Monday 20 July 2015

Testament of Youth

Out now on DVD & Blu-ray and directed by James Kent comes Testament of Youth, based on Vera Brittain’s best-selling memoir of the same name. It tells the story of Vera, a young lady in 1914 who shocks her family and friends by making it into Oxford University, before choosing to potentially sacrifice it all to become a wartime nurse. As Vera struggles through this duty; her brother Edward, fiancĂ©e Roland and friends Victor & Geoffrey are all fighting the war on the front lines. With casualties mounting, will Vera’s loved ones make it? Wars aren’t only fought on the battlefield. I know, it just sounds like your average ladies-in-wartime drama film. But what it lacks in originality, it more than makes up for in the delivery.

Testament of Youth is really a film of two parts; pre-war and war. The pre-war chunk, which comes in at around 45 minutes, is a stunningly beautiful and lavish period drama which feels like a really good Downton Abbey – watching the first half, I completely forgot that it was a war film. Perhaps intentionally, everything felt so idyllic, colourful and happy. You share in the characters’ youthful joy and, like them, you feel like nothing could possibly go wrong. But once we get into the war, things get progressively darker and more difficult to watch. Despite being marketed as a lovely little romance, Testament of Youth does not shy away from the harsh realities of war. But even then, the film remains hauntingly beautiful in its cinematography and style.

Alicia Vikander (recently seen in Ex_Machina) is absolutely fantastic as Vera Brittain, and Kit Harrington (you know nothing, Jon Snow) isn’t too bad as her lover, Roland. Like any romance, they are the heart of the story as they’re the couple. Harrington is somewhat overshadowed by Vikander’s superb performance, but they work well together with strong chemistry. But Testament of Youth is truly an ensemble piece – like most period dramas, there is a rather vast list of characters and Taron Egerton, Colin Morgan, Dominic West, Miranda Richardson & Emily Watson all bring their full effort to the table and create an extremely believable production with their performances.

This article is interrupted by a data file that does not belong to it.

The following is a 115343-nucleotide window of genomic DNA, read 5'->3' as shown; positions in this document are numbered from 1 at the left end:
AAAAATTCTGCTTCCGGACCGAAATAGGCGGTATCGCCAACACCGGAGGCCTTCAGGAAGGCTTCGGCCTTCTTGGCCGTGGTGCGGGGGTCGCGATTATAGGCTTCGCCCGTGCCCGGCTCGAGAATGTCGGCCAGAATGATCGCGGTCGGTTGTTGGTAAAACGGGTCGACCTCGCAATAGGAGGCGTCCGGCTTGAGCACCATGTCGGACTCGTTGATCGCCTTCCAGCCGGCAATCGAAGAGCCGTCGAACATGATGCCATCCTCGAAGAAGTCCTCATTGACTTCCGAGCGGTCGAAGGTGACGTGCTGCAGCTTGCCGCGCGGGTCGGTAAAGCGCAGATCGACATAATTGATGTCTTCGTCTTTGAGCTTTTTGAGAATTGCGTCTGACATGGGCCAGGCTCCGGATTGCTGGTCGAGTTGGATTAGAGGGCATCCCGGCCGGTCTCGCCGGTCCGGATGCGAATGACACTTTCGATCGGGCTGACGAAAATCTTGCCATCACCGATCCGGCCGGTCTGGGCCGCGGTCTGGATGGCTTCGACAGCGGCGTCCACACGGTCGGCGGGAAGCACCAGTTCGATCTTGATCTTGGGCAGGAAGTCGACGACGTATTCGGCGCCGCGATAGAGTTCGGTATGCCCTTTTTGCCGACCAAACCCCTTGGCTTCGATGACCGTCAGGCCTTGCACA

But I feel like the film didn’t quite get as moving as others like it. I get it, in the war there were many deaths and you had to unfortunately take them in your stride and carry on. But for me, it felt like major deaths were very rushed, and brushed off rather abruptly. And while the film tried to end on a strong and powerful message about the futility of war, it seemed a little forced. But then, this isn’t a film that is particularly original or unique in its delivery, but it is very well made regardless. One thing I was rather worried about going in was the pacing – at 130 minutes, I was told it was a slow burner and was a subtle, understated piece. While this is true, I couldn’t believe how quickly it flew by!

Testament of Youth is a fine film; I was very pleasantly surprised by the production values, performances and pacing in particular. This isn’t necessarily a film that stands out, or a film that you’ll remember for a long time – it’ll probably end up becoming a Sunday afternoon viewing for most – but for what it is, it’s a very decent wartime romance flick. Just don’t watch it with your partner…I’m not going to say “it doesn’t have a happy ending”, but…you know…it’s a wartime romance. I think the ending goes without saying.

Testament of Youth is a surprisingly impressive film, and earns a solid 4/5.


Sam Love

Testament of Youth at CeX

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